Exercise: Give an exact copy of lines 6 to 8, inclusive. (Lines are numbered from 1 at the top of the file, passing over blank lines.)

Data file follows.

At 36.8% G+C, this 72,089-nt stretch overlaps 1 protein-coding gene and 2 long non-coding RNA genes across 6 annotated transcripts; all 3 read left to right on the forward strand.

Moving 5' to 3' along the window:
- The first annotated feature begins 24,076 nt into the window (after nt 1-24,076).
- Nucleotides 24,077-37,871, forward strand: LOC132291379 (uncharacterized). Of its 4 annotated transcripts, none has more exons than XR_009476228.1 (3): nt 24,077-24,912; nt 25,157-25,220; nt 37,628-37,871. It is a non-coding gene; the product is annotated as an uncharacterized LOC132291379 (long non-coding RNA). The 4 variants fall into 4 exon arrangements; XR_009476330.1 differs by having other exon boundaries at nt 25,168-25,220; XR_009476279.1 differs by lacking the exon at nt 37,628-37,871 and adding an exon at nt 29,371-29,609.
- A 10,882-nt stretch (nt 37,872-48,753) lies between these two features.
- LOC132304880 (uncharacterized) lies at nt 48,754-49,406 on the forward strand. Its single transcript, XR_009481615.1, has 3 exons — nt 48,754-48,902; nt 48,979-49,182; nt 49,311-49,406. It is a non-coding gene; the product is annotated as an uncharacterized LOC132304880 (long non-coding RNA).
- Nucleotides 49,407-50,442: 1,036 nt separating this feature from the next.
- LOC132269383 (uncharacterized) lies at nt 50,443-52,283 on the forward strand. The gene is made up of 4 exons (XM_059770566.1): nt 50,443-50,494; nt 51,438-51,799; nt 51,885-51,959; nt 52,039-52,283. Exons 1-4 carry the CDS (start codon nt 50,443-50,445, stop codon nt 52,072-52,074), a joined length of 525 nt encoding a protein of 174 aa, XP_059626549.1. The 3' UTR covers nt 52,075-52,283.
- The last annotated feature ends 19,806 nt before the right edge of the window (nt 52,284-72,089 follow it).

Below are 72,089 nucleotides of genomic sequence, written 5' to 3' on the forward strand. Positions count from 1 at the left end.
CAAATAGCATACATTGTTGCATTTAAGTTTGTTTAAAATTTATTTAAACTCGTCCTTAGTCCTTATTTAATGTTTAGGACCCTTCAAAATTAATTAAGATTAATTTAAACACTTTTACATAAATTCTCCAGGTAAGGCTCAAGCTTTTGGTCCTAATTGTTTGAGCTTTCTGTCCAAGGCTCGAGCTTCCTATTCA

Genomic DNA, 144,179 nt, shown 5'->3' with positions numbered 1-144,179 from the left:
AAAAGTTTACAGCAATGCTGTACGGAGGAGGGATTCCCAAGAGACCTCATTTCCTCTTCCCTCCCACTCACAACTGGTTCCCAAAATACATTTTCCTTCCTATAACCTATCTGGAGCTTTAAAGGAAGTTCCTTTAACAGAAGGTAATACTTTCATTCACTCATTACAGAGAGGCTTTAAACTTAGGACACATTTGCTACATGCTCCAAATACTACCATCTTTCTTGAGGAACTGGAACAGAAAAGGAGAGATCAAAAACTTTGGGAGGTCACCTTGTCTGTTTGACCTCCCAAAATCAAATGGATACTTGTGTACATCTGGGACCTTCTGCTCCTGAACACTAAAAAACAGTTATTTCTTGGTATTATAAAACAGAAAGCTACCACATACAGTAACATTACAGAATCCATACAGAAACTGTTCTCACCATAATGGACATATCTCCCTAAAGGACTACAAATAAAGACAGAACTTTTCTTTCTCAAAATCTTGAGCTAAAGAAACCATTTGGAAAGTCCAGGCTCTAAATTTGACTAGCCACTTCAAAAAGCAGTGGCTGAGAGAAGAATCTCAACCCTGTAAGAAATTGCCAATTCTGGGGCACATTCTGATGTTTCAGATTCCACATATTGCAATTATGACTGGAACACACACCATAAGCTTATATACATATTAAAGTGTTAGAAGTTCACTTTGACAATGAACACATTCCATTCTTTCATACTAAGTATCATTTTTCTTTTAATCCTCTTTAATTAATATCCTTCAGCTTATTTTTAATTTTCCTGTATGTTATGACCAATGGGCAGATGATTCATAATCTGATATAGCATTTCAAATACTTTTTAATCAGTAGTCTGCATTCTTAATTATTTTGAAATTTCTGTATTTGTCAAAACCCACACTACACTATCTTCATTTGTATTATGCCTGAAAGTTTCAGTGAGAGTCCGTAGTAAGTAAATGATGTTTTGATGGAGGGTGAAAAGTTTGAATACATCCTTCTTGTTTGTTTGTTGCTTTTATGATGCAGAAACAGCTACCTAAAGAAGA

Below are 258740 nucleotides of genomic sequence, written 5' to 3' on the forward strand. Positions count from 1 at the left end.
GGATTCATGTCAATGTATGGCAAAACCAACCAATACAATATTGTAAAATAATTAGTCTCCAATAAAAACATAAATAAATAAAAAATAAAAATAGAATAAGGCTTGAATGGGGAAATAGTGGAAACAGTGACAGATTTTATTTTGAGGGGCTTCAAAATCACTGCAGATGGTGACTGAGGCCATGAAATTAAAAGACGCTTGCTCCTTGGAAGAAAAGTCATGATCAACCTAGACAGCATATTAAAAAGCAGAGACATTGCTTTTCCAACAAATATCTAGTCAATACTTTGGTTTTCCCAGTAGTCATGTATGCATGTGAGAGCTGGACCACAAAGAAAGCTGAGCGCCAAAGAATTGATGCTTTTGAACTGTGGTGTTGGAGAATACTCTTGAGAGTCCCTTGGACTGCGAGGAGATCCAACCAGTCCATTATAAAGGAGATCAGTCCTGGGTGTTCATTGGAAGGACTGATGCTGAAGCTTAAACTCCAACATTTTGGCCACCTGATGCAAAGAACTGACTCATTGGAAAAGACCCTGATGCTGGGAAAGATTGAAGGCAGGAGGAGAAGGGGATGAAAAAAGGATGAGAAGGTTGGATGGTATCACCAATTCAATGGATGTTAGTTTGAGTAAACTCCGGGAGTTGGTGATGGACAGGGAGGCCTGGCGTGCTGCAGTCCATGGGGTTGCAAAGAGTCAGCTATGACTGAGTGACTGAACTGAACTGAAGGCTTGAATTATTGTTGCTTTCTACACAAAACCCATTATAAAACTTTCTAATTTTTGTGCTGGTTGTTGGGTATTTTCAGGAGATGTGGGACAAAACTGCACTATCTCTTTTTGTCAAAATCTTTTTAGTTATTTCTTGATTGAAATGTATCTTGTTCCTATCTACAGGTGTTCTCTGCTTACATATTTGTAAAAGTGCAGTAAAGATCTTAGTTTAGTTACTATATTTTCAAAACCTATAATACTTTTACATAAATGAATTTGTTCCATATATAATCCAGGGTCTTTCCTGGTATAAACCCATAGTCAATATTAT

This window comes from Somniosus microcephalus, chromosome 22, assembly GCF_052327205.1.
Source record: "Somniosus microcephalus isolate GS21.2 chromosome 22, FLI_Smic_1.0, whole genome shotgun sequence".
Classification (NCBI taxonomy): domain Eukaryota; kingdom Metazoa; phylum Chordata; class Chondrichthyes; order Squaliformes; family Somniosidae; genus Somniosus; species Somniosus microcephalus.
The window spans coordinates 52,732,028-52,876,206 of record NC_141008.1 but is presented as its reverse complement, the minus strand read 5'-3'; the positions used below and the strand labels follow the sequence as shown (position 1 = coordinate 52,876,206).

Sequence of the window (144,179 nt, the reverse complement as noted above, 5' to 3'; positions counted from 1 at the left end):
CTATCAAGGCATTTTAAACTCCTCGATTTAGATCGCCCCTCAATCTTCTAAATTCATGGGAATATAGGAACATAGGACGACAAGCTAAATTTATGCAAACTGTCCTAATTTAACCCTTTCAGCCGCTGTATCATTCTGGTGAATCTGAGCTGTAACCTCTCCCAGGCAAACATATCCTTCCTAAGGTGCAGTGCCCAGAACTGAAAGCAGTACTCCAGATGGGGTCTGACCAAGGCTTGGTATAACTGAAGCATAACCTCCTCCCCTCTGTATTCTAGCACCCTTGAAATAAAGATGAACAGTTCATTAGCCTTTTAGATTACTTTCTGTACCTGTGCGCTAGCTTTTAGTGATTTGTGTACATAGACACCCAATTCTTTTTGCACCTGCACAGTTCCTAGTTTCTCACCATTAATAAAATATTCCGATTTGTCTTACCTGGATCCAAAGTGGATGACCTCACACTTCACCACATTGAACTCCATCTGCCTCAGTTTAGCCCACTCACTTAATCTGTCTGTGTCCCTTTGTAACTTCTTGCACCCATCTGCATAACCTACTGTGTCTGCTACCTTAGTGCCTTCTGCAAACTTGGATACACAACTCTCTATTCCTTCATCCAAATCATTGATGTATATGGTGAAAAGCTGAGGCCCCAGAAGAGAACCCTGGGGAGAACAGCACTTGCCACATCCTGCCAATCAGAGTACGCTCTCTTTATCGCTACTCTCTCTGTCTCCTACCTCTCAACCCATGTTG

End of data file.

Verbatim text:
- LOC132304880 (uncharacterized) lies at nt 48,754-49,406 on the forward strand. Its single transcript, XR_009481615.1, has 3 exons — nt 48,754-48,902; nt 48,979-49,182; nt 49,311-49,406. It is a non-coding gene; the product is annotated as an uncharacterized LOC132304880 (long non-coding RNA).
- Nucleotides 49,407-50,442: 1,036 nt separating this feature from the next.
- LOC132269383 (uncharacterized) lies at nt 50,443-52,283 on the forward strand. The gene is made up of 4 exons (XM_059770566.1): nt 50,443-50,494; nt 51,438-51,799; nt 51,885-51,959; nt 52,039-52,283. Exons 1-4 carry the CDS (start codon nt 50,443-50,445, stop codon nt 52,072-52,074), a joined length of 525 nt encoding a protein of 174 aa, XP_059626549.1. The 3' UTR covers nt 52,075-52,283.